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Friday, 8 February 2013

'Cassie's Law' sees changes to how 'unfit drivers' are dealt with



The DVLA has introduced a new ruling that accelerates the process of informing drivers that their licence has been revoked.
 
The changes follow a campaign led by Jackie McCord, whose daughter Cassie was killed in 2011 by an elderly man who had failed a police eye test three days before.
 
Following the death of her daughter, Ms McCord collected 45,000 signatures petitioning for a change to how licences are removed. Under the old scheme, police had to send a letter or fax to have a licence revoked; a process that could take several days. 
 
Under the new rulings, known as ‘Cassie’s Law,’ police can make a telephone call or send an email requesting a licence be removed. This means that the process could now take minutes.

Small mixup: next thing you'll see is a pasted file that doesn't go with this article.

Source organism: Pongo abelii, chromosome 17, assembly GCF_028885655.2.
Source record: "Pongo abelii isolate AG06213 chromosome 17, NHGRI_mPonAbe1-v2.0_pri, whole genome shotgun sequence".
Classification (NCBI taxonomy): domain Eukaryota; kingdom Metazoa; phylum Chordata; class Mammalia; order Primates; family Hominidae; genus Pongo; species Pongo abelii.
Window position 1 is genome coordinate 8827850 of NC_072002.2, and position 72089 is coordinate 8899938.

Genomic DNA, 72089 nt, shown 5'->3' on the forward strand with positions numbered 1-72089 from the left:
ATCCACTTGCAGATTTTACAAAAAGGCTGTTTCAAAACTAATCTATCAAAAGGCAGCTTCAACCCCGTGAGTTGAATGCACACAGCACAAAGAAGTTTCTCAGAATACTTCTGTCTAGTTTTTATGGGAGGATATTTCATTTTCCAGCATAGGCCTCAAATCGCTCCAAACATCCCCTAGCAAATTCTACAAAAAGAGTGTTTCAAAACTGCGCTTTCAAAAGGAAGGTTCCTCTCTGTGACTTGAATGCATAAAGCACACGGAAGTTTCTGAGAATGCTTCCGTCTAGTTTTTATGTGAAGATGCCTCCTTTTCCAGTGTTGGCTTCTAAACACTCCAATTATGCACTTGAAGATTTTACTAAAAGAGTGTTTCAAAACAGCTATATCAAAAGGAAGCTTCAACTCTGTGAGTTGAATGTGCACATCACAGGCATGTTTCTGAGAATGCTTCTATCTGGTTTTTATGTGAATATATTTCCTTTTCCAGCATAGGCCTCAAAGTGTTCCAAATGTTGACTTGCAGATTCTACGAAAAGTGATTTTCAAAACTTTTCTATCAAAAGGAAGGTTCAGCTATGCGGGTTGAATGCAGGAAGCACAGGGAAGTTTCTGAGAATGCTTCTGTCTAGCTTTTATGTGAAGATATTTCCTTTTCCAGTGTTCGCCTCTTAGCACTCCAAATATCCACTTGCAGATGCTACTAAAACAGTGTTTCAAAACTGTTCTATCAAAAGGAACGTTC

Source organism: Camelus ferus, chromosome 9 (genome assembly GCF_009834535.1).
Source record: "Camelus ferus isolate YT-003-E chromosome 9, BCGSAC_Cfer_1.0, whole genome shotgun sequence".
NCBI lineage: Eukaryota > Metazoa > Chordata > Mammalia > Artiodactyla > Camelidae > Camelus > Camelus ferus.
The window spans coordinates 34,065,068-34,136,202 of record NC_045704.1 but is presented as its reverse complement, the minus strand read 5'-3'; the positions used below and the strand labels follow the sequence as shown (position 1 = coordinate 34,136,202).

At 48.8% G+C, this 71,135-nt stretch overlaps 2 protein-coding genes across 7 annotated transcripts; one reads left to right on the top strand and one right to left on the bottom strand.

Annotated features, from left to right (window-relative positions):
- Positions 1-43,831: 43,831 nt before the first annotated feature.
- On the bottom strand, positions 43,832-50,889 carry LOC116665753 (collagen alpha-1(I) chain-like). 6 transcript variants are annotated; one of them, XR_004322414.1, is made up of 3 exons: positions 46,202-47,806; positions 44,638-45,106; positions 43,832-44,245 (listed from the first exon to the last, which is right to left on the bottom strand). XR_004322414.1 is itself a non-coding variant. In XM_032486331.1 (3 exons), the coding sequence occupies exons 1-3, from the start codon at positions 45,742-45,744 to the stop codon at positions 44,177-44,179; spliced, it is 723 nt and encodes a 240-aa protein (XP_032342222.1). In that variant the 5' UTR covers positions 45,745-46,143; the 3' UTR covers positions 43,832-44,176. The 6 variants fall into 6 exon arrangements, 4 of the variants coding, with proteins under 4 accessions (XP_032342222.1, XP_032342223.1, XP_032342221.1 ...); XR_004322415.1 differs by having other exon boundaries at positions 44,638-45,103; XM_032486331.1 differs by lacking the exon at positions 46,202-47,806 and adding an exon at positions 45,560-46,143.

Road Safety Minister Stephen Hammond said: “We have every sympathy with Mrs McCord and would like to thank her for her valuable work in raising awareness of this issue. The DVLA and the police have worked closely to greatly streamline the process for revoking a licence when the police identify that a driver’s eyesight is inadequate.
 
“The decision whether to revoke a driving licence on medical grounds remains with the DVLA, though the process for informing drivers that their licence has been revoked has now been accelerated.”
 
Commenting on the rulings, Geoff Roberson, professional adviser for the AOP, said: “We welcome any change that reduces risk to the public from drivers with defective eyesight. However we would like to have seen the Government go further and implement Ms McCord’s wish to have the eyesight of drivers over the age of 70 formally tested at license renewal, rather than continuing to rely on self-certification. This would have been very much in line with improvements to the assessment of drivers’ vision recommended by the Optical Confederation.”